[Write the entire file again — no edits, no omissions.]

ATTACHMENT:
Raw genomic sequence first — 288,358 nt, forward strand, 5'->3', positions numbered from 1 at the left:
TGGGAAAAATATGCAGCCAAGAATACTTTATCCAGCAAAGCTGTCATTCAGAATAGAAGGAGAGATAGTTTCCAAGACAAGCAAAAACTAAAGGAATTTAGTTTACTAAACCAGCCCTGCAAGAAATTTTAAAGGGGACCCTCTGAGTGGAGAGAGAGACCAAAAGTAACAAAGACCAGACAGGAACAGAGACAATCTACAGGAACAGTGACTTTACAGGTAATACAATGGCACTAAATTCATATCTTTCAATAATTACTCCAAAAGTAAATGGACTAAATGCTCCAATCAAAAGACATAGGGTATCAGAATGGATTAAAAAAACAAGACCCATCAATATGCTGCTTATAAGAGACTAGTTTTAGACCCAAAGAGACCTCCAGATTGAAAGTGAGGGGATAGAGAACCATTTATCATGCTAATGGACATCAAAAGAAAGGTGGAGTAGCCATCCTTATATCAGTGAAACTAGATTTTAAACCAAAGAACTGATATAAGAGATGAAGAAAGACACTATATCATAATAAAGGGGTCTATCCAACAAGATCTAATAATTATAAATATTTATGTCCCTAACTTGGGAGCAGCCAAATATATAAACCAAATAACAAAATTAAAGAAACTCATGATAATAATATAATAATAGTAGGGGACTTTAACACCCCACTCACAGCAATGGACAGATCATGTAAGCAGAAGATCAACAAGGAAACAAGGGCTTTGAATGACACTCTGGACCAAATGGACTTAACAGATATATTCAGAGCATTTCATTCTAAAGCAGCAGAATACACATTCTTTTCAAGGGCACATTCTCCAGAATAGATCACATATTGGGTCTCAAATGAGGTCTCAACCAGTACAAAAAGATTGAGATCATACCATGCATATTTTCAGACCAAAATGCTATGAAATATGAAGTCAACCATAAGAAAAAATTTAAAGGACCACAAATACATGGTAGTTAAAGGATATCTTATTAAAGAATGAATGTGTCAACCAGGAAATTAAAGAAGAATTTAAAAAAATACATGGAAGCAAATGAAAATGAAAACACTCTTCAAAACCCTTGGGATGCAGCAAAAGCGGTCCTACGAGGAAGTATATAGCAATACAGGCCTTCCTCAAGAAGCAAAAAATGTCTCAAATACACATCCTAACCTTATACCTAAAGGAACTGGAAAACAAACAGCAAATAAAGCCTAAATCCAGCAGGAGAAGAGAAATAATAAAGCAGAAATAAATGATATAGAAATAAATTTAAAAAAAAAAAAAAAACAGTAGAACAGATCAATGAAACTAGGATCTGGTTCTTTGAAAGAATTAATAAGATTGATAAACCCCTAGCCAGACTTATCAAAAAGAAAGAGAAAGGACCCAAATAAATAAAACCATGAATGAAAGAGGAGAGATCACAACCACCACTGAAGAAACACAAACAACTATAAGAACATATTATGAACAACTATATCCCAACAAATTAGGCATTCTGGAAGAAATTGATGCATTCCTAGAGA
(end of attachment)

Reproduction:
Raw genomic sequence first — 288,358 nt, forward strand, 5'->3', positions numbered from 1 at the left:
TGGGAAAAATATGCAGCCAAGAATACTTTATCCAGCAAAGCTGTCATTCAGAATAGAAGGAGAGATAGTTTCCAAGACAAGCAAAAACTAAAGGAATTTAGTTTACTAAACCAGCCCTGCAAGAAATTTTAAAGGGGACCCTCTGAGTGGAGAGAGAGACCAAAAGTAACAAAGACCAGACAGGAACAGAGACAATCTACAGGAACAGTGACTTTACAGGTAATACAATGGCACTAAATTCATATCTTTCAATAATTACTCCAAAAGTAAATGGACTAAATGCTCCAATCAAAAGACATAGGGTATCAGAATGGATTAAAAAAACAAGACCCATCAATATGCTGCTTATAAGAGACTAGTTTTAGACCCAAAGAGACCTCCAGATTGAAAGTGAGGGGATAGAGAACCATTTATCATGCTAATGGACATCAAAAGAAAGGTGGAGTAGCCATCCTTATATCAGTGAAACTAGATTTTAAACCAAAGAACTGATATAAGAGATGAAGAAAGACACTATATCATAATAAAGGGGTCTATCCAACAAGATCTAATAATTATAAATATTTATGTCCCTAACTTGGGAGCAGCCAAATATATAAACCAAATAACAAAATTAAAGAAACTCATGATAATAATATAATAATAGTAGGGGACTTTAACACCCCACTCACAGCAATGGACAGATCATGTAAGCAGAAGATCAACAAGGAAACAAGGGCTTTGAATGACACTCTGGACCAAATGGACTTAACAGATATATTCAGAGCATTTCATTCTAAAGCAGCAGAATACACATTCTTTTCAAGGGCACATTCTCCAGAATAGATCACATATTGGGTCTCAAATGAGGTCTCAACCAGTACAAAAAGATTGAGATCATACCATGCATATTTTCAGACCAAAATGCTATGAAATATGAAGTCAACCATAAGAAAAAATTTAAAGGACCACAAATACATGGTAGTTAAAGGATATCTTATTAAAGAATGAATGTGTCAACCAGGAAATTAAAGAAGAATTTAAAAAAATACATGGAAGCAAATGAAAATGAAAACACTCTTCAAAACCCTTGGGATGCAGCAAAAGCGGTCCTACGAGGAAGTATATAGCAATACAGGCCTTCCTCAAGAAGCAAAAAATGTCTCAAATACACATCCTAACCTTATACCTAAAGGAACTGGAAAACAAACAGCAAATAAAGCCTAAATCCAGCAGGAGAAGAGAAATAATAAAGCAGAAATAAATGATATAGAAATAAATTTAAAAAAAAAAAAAAAACAGTAGAACAGATCAATGAAACTAGGATCTGGTTCTTTGAAAGAATTAATAAGATTGATAAACCCCTAGCCAGACTTATCAAAAAGAAAGAGAAAGGACCCAAATAAATAAAACCATGAATGAAAGAGGAGAGATCACAACCACCACTGAAGAAACACAAACAACTATAAGAACATATTATGAACAACTATATCCCAACAAATTAGGCATTCTGGAAGAAATTGATGCATTCCTAGAGA